Journals and web-sites are usually crowded with advertisements, often blinking and distracting our attention from the object of interest. Whether the sponsorship is identified or not, the reader soon learns to recognise the difference. Some of the psalms, like Psalm 47, have an uncomfortable ring of triumphalism or nationalism about them. When the poem calls us to “clap our hands … because God subdues the nations under our feet” (vs. 1, 3) the reader has this same sense that someone is trying to sell something, in this case the royal supremacy line. Admittedly by the end of the song, all nations are imagined to gather as one.
Australians — and no doubt Americans, French and other children of revolutions — may be wary of such a royalist line. Even though this song can be explained away today as lauding a spiritual rather than temporal sovereignty, our local congregation is not likely spontaneously to rise in applause at that opening invocation.
One explanation might be that this psalm is one of the songs of the Korahites, a group of poets and musicians associated with the court. These artists were funded by the king. They thus tend to advocate the glories and sovereignty of the king and God, rather than those major themes so prevalent elsewhere in the psalter proclaiming the need for love, justice and equity for all. Maybe the preamble should include: ‘Message from our sponsors’.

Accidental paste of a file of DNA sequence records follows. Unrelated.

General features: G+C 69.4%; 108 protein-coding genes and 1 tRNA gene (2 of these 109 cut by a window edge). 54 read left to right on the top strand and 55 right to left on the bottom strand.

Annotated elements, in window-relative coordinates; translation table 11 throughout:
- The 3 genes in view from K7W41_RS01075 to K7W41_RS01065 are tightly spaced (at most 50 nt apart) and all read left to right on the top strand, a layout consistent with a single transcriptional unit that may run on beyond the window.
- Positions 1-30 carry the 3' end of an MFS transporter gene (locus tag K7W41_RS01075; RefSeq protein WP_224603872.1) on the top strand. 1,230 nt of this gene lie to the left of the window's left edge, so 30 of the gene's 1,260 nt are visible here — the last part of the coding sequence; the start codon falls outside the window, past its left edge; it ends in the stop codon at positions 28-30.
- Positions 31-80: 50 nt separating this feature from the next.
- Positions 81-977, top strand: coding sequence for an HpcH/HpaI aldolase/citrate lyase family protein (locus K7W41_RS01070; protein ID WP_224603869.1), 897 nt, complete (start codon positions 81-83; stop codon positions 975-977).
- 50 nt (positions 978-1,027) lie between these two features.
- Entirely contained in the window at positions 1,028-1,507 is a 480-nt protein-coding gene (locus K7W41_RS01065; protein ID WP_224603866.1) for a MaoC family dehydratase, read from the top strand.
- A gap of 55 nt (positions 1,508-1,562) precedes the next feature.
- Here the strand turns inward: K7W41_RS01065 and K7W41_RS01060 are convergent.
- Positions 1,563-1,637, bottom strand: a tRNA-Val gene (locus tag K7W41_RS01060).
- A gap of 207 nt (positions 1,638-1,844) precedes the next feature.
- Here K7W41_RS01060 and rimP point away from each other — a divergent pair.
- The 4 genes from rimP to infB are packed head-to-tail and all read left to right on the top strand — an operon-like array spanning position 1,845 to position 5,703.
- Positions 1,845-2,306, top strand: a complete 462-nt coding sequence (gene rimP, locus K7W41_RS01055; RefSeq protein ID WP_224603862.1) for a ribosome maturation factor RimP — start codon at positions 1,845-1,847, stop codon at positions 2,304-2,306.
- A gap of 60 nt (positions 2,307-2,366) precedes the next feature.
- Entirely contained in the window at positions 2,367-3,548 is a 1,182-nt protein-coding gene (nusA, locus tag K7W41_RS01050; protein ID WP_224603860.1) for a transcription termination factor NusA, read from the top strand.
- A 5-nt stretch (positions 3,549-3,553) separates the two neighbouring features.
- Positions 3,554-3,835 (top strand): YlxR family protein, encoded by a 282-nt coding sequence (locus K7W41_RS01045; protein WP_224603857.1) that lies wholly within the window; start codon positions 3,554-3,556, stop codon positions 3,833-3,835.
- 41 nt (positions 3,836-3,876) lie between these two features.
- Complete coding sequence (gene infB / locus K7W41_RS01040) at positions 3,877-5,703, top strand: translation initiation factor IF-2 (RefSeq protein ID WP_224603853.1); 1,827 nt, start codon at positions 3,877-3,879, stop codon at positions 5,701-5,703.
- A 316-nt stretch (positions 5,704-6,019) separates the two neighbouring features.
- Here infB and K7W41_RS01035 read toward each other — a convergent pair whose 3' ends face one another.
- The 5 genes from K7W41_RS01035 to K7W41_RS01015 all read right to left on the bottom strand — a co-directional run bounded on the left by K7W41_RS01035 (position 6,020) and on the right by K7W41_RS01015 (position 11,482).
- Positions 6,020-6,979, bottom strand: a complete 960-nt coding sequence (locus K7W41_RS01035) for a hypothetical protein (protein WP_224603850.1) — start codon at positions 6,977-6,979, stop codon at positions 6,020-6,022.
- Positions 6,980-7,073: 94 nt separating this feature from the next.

Most composers have written settings that focus on one of two phrases: in verse 1 (clap your hands), or 5 (God has gone up with a shout). The lectionary cleverly uses this psalm at Easter to celebrate the ascension of Jesus, providing a more universally recognised application.
The showpiece amongst the classical arrangements is one by Gabrieli published in 1597 for no less than four choirs of four voices, XVI parts in all as shown in the illustration. In all probability it was generally performed by choirs of perhaps seven voices, the other nine parts being carried by various instruments — no hand claps save in the text.
Most of the settings in Psalms for All Seasons similarly invite clapping of hands with, at first sight, varying degrees of pull. 47D, transcribed from the Nigerian Yoruba people — known for the use of the dùndún, an hour-glass shaped drum — is perhaps the most interesting. Both The Emergent Psalter and the New Century Hymnal settle for the simpler “Sing to God” approach.